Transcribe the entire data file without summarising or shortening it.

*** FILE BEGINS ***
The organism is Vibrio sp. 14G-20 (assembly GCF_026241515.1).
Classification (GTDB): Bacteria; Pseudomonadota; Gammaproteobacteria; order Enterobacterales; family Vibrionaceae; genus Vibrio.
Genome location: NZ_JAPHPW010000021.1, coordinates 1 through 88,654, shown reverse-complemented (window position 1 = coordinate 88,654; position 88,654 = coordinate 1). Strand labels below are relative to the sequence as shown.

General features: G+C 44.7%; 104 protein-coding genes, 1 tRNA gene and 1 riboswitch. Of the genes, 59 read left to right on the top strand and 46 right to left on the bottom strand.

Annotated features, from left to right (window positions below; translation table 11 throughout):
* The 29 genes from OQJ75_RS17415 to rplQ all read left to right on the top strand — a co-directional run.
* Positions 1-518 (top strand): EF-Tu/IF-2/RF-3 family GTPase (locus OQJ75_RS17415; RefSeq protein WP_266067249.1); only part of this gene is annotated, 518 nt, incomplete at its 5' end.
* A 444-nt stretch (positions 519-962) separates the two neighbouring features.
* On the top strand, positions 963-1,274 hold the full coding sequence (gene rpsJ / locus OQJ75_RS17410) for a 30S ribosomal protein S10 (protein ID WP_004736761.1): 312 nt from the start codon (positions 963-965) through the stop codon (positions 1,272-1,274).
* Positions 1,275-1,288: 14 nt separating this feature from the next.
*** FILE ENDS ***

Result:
The organism is Vibrio sp. 14G-20 (assembly GCF_026241515.1).
Classification (GTDB): Bacteria; Pseudomonadota; Gammaproteobacteria; order Enterobacterales; family Vibrionaceae; genus Vibrio.
Genome location: NZ_JAPHPW010000021.1, coordinates 1 through 88,654, shown reverse-complemented (window position 1 = coordinate 88,654; position 88,654 = coordinate 1). Strand labels below are relative to the sequence as shown.

General features: G+C 44.7%; 104 protein-coding genes, 1 tRNA gene and 1 riboswitch. Of the genes, 59 read left to right on the top strand and 46 right to left on the bottom strand.

Annotated features, from left to right (window positions below; translation table 11 throughout):
* The 29 genes from OQJ75_RS17415 to rplQ all read left to right on the top strand — a co-directional run.
* Positions 1-518 (top strand): EF-Tu/IF-2/RF-3 family GTPase (locus OQJ75_RS17415; RefSeq protein WP_266067249.1); only part of this gene is annotated, 518 nt, incomplete at its 5' end.
* A 444-nt stretch (positions 519-962) separates the two neighbouring features.
* On the top strand, positions 963-1,274 hold the full coding sequence (gene rpsJ / locus OQJ75_RS17410) for a 30S ribosomal protein S10 (protein ID WP_004736761.1): 312 nt from the start codon (positions 963-965) through the stop codon (positions 1,272-1,274).
* Positions 1,275-1,288: 14 nt separating this feature from the next.